Last month I reported to you that Google was working on tightening up Local Pack results related to home services (i.e. plumbers, etc.) by running a test in San Diego that had plumbers and locksmiths go through additional verification
. It seems as though Google has not only figured out how to vett local repair-persons, but how to monetize the process as well.
Home Service ads now show with an area map and include the Google guaranteed status
Just as we saw a test to ads running with SiteLinks, Google put out quite the interesting ad. Showing up only in California, where Google had run its intense verification process, the search engine giant rolled out "mobile Home Services Ads
." There was also a change to desktop where a service area map was inserted into the ad format. However, the biggest change to the format is the new "Google guaranteed" status. To become Google certified, vendors must go through an advanced vetting process, which aligns to Google's advanced verification aimed at refining Local Pack results. By booking such a vendor via Google, a customer could actually seek monetary claims from Google themselves should there be a real service issue.
It's noteworthy to point out that the newly enhanced (and enlarged) Home Service ad format, map and all, in a way overshadows the Local Pack (which appears under Home Service ads).
Google's Notable Online Feature Removed from the SERP
Did you ever wake up in the morning, half asleep and hair uncombed, only to sit down at the computer, type a search into Google and wonder which sites on the SERP have notoriety? .... Yeah, me neither. So, on November 3rd, our tech team discovered that Google had removed the Notable Online feature from the SERP
The Mobile SERP Features Tracker indicates that the Notable Online SERP feature has been removed from the SERP
For the many of you who simply did not use the feature, Notable Online was a snippet overlay that was attached to sites of renowned authority (think major news outlets, prominent universities, etc.).
An example of the Notable Online feature for the American Council on the Teaching of Foreign Languages
A site deemed "notable" would appear with what was usually the name of the site in gray. Clicking on the down arrow would bring up an overlay that was, for all intents and purposes, a featured snippet that gave some background on the organization behind the website.
A few days after removing the feature, Google confirmed to Search Engine Land
that Notable Online was removed from the SERP due to low user engagement, i.e. no one was really using it.
SiteLinks Bug Results in Massive Drop-off
While Google had specific intent in removing Notable Online from the SERP, it had no such forethought behind what was almost a total erasure of SiteLinks from both the mobile and desktop SERPs. Between November 2nd and November 4th our SERP Features tool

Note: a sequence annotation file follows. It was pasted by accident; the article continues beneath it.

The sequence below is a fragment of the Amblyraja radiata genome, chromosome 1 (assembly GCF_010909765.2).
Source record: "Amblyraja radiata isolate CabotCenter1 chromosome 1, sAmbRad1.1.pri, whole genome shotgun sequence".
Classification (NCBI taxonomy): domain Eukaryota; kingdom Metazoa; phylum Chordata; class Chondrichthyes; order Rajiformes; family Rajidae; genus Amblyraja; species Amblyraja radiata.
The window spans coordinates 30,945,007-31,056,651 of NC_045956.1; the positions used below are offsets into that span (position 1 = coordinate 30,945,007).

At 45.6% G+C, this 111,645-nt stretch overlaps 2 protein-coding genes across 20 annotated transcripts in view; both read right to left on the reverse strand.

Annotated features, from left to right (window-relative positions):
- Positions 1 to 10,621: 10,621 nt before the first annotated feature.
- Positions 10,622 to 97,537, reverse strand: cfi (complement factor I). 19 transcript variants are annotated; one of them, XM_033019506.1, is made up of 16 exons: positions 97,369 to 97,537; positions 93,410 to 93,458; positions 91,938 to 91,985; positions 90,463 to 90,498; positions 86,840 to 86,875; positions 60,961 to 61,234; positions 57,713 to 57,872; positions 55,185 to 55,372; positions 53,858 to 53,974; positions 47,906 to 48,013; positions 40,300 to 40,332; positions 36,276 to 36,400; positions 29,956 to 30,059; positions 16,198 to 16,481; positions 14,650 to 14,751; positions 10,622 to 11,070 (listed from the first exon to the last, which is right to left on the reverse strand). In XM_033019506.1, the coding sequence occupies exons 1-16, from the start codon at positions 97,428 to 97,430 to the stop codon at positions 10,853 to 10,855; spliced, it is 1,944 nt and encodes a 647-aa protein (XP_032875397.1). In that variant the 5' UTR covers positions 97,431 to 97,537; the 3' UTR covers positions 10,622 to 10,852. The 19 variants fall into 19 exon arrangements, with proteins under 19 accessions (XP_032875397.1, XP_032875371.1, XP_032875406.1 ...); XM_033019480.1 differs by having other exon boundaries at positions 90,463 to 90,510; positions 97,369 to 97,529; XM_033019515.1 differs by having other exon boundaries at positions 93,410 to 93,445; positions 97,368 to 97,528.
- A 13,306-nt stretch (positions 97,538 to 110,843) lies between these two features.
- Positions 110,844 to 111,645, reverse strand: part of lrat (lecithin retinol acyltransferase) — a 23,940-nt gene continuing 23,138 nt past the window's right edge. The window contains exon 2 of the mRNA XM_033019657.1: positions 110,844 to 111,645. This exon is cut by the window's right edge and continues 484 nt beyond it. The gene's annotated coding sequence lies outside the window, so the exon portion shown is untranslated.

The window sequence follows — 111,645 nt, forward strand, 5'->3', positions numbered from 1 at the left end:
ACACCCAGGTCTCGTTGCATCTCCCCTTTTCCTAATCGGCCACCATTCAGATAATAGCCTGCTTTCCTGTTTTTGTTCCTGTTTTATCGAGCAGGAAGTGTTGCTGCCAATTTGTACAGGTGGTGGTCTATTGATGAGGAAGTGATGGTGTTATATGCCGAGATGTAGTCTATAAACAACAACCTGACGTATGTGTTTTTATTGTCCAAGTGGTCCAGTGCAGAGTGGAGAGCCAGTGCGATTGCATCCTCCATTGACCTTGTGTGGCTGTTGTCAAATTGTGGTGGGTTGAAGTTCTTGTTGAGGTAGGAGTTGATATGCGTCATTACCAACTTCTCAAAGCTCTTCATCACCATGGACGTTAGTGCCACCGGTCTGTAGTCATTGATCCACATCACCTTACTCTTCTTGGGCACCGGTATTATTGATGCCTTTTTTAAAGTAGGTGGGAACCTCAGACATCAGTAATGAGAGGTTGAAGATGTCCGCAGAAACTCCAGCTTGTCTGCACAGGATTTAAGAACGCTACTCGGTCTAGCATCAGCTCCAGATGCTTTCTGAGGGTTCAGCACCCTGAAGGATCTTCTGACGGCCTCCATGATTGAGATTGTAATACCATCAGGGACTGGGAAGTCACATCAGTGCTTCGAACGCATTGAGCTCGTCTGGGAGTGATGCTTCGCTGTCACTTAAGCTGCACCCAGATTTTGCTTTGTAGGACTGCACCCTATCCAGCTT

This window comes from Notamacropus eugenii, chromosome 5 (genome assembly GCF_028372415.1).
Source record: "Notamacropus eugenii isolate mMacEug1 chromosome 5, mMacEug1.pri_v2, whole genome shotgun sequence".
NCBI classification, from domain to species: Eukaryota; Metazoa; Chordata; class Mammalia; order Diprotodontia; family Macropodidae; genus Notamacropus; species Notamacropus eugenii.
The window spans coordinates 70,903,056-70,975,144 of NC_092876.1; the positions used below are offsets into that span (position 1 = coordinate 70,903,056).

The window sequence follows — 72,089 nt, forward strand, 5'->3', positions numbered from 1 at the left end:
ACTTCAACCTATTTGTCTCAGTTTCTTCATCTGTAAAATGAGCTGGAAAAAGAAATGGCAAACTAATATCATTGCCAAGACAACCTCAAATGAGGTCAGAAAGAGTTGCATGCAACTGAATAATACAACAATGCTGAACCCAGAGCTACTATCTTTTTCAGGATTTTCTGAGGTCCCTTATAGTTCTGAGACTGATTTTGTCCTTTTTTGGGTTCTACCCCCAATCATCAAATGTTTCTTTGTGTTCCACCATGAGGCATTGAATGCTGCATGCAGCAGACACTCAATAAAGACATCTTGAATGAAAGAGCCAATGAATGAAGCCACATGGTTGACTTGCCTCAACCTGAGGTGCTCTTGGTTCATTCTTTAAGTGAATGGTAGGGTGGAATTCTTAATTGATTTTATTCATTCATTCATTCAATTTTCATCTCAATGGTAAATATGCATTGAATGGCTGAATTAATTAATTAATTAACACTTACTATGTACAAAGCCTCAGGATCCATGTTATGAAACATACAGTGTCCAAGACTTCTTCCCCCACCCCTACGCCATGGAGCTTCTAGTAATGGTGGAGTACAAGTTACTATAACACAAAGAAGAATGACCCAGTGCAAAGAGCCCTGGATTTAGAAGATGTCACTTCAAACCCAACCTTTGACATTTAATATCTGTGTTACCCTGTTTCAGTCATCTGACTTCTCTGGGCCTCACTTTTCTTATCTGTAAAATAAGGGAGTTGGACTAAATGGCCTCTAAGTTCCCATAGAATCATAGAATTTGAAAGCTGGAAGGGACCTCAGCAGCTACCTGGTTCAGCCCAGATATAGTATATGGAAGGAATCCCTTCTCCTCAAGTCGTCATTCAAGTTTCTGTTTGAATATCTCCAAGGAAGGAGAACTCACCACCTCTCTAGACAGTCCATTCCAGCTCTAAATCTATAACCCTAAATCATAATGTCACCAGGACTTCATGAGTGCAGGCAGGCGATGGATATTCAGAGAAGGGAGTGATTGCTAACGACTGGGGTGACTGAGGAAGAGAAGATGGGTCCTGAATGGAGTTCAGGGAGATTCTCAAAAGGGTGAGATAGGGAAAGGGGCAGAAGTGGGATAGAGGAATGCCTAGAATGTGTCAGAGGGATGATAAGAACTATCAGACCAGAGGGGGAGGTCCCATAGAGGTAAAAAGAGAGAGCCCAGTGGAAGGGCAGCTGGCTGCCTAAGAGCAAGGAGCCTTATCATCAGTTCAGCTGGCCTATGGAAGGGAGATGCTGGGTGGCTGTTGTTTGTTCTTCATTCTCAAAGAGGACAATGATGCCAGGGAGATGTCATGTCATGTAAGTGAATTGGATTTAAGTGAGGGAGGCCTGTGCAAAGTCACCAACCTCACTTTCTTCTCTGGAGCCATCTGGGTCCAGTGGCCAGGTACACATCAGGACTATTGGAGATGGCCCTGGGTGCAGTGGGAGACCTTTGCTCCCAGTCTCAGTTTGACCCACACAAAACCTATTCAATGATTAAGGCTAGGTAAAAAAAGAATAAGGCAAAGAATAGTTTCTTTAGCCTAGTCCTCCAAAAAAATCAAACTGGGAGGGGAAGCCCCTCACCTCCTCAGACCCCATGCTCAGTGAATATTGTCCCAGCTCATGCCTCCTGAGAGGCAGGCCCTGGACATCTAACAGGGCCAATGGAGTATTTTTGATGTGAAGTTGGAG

and Mobile SERP Feature Tracker
tracked an approximate 75% drop-off in the number of Page One results showing at least one result with the SiteLinks feature. Not only was the drop-off on both desktop and mobile, but it spanned the globe with the feature falling to low levels across the board.
SiteLinks on mobile in the USA drop to unusually low levels due to a Google bug
Just by way example, the US (mobile) went from showing SiteLinks within 28.6% of Page One SERPs on November 1st to only 6.2% on November 5th, while the UK (mobile) went from 37.5% to 9.7%.
Two days after we broke the news of the SiteLinks drop-off on Twitter
, Google confirmed that the lowered display levels were not intentional and had been a bug
which the search engine said they had already fixed. True to their word, Page One SiteLinks picked up starting on November 9th as indicated in our Insight Graph
An early November Google bug resulted in a massive SiteLinks dip globally on both desktop and mobile
By the time the month ended, SiteLinks had not only rebounded to pre-bug levels but exceeded them in many countries. In the US, SiteLinks showed a 7 point increase by month end on desktop, Canada (desktop) 10 points, the UK (desktop) 9 points, etc.
Rich Cards Expand to New Categories - Goes AMP
The mobile specific SERP feature, Rich Cards, which launched last May, is now showing for two new categories
, restaurants and online courses. We actually found Google testing Rich Cards for the courses category
on May 24th. Previously only "top recipes" appeared within the enhanced cards (although at its inception, Google did indicate they would appear for movies as well, not sure what happened there).
Rich Cards for local restaurants with AMP status indicated
What's perhaps most interesting, Google has indicated that AMP pages can be attached to the cards. In fact, Google outright recommended that you use AMP pages for the cards. While going AMP here is not required, you have to wonder if Google will give preference to the speedier mobile format.
Reflecting on the November SERP
It's interesting to see Google hone in on a specific SERP feature in such a concentrated manner the way it did with Knowledge Panel (and even ads to a certain extent) this past month. Of course why now, why all of the renewed focus on the Knowledge Panel? Who knows! Couple all of the changes to ads and Knowledge Panel with the removal of Notable Online and the bug that decimated SiteLinks and you have yourself a really interesting month on the Google SERP.